XMM-Newton Science Analysis System: User Guide


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4.12.3.2 Running the EPIC source detection chain

Assuming that the user either wants to make use of the pipeline generated image products or that he/she has created images in different energy bands, the task edetect_chain can be called to perform all source detection steps described in § 4.12.3.1 via a single command.

The attitude information is assumed to be available from the file attitude.fits (created by the atthkgen task). The example below further assumes that the source detection will be performed on a background cleaned pn thin filter observation (the name of the calibrated and filtered event list being filtered.fits). As noted above, the ECFs for each energy band depend on the EPIC camera, the pattern selection and the filter used during the observation (see 2XMM Catalogue User Guide [2]).

The complete EPIC source detection chain is started with the following command (note that the ecf values used in the example below are just illustrative):

edetect_chain eventsets=filtered.fits attitudeset=attitude.fits \
              imagesets='image_b1.fits image_b2.fits image_b3.fits \
                         image_b4.fits image_b5.fits' \  
              pimin='200 500 2000 4500 7500' pimax='500 2000 4500 7500 12000' \ 
              ecf='10.596 6.816 2.054 0.995 0.259' \ 
              eboxl_list=eboxlist_l.fits eboxm_list=eboxlist_m.fits \ 
              esp_nsplinenodes=16 eml_list=emllist.fits esen_mlmin=10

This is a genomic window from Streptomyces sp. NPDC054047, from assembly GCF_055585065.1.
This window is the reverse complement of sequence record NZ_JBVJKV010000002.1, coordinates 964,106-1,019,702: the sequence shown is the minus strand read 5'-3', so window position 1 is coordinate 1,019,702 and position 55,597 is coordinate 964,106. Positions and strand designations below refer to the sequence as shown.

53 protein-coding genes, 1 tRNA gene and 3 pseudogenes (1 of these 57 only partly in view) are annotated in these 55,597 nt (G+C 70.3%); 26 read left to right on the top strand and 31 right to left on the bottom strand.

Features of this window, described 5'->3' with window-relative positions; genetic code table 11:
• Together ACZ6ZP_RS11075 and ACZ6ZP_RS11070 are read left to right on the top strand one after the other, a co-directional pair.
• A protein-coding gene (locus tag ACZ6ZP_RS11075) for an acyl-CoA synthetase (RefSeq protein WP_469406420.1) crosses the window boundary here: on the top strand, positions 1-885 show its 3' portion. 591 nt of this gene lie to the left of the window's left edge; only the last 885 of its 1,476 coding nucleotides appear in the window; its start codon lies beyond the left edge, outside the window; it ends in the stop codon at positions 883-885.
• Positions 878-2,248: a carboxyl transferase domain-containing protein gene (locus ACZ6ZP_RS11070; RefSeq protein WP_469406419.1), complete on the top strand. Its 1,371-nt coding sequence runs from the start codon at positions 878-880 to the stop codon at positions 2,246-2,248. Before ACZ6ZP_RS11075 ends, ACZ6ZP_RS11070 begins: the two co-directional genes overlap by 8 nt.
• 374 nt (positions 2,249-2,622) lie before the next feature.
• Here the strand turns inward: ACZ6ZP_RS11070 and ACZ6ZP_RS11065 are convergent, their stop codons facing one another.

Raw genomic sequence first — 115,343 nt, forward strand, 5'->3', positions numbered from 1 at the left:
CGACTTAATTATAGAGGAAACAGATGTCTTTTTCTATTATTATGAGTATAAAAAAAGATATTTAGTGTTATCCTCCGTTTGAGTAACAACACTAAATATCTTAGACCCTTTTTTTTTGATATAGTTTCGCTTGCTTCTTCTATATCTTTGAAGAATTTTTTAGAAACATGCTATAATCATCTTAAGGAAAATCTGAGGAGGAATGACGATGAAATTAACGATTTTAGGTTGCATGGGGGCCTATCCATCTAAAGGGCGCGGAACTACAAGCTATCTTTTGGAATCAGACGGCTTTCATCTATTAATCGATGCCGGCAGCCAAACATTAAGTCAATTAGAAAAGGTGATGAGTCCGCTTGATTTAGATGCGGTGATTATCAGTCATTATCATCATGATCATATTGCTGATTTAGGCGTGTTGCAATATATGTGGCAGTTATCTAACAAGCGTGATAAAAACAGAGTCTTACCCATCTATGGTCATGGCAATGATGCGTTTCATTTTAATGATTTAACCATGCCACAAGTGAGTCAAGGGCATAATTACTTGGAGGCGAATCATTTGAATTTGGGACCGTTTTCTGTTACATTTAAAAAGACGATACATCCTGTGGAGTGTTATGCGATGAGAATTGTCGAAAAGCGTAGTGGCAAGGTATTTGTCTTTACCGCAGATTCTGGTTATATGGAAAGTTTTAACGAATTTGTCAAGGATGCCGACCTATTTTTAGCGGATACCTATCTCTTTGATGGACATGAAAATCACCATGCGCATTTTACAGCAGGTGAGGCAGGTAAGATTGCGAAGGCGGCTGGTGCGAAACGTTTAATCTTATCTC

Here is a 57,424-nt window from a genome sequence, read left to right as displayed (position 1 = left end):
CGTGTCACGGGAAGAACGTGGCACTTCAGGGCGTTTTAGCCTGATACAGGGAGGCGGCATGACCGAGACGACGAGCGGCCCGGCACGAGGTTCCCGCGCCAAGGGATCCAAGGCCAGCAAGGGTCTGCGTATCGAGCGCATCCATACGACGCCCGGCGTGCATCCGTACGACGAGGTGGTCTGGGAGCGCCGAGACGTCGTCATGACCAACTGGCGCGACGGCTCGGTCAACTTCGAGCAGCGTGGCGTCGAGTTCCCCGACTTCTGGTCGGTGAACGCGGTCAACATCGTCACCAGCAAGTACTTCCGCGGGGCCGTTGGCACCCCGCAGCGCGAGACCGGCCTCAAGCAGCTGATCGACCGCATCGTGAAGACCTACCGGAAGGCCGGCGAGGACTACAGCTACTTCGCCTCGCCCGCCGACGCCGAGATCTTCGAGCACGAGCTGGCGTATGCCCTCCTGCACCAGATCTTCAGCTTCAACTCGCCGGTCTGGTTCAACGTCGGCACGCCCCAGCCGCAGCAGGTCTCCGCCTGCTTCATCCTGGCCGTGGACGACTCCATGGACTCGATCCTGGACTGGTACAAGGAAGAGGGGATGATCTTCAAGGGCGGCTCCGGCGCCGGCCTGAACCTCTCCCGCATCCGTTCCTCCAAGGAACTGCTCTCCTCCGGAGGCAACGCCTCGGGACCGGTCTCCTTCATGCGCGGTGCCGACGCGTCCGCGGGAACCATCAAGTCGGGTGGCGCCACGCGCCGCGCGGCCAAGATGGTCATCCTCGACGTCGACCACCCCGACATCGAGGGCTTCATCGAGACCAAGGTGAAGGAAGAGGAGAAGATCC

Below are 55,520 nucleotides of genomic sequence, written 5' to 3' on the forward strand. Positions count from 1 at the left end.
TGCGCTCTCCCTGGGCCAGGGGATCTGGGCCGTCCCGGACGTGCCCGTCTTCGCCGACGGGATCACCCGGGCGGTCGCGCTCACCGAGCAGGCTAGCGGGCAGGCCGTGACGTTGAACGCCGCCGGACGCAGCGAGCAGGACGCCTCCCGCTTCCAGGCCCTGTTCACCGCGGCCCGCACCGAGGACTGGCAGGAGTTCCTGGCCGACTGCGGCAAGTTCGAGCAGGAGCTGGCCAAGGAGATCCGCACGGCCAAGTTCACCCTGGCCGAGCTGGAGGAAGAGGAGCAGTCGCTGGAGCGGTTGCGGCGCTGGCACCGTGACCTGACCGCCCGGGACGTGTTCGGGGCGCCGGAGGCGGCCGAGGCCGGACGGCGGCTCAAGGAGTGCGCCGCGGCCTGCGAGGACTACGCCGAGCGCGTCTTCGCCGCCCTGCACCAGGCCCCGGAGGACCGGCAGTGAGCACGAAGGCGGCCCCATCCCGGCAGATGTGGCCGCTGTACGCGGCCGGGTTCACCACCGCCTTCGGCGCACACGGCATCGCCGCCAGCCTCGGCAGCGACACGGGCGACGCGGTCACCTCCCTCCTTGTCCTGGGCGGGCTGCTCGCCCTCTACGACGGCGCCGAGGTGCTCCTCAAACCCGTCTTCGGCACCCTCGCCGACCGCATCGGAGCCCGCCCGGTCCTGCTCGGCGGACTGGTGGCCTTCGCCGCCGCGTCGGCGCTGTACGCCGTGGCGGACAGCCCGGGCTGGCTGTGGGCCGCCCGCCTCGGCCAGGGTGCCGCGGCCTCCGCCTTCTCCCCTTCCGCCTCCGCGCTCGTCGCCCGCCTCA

After completion of the edetect_chain task, the following output files have been created:
exposure maps (from task eexpmap), detector mask images (from task emask), background maps (from task esplinemap), eboxdetect source list (local mode), eboxdetect source list (map mode), emldetect source list, source maps, if eml_withsourcemap=yes (from task emldetect) and sensitivity maps (from task esensmap).

To verify the quality of the performed source detection, the user might want to check generated maps with the image viewer programme ds9. In addition, the task srcdisplay can be used to overlay all the detected source lists onto an image. Circles are used to depict the source positions. The radius of these circles can be set (in degrees) using the sourceradius parameter. An optional ID label can also be displayed, corresponding to the row number of that source in the input source list. This can be enabled through the uselabel parameter. Plotting the ID helps the user to refer back to source properties documented in the source list.

As the plotted circles are in fact ds9-type regions, they can be written out to a file for future use (for example, when running a later ds9 session) by setting withregionfile to true, and specifying the desired file name via the regionfile parameter (set to regionfile.txt by default).

To show e.g. the generated merged source list overlaid onto an EPICimage (called pn_image.fits in the example) the following command can be issued:

srcdisplay boxlistset=emllist.fits imageset=pn_image.fits sourceradius=0.01

Figure 32 shows an example of such a srcdisplay run.

Figure 32: Resulting ds9 display of a srcdisplay command issued to overlay a final source list onto a pn image.
\begin{figure}\centerline{\psfig{figure=EPIC/srcdisplay.ps,width=12cm}}\end{figure}


next up previous contents
Next: 5 Analysis of RGS spectrometer data Up: 4.12.3 Source detection example Previous: 4.12.3.1 EPIC source detection performed via single task commands
European Space Agency - XMM-Newton Science Operations Centre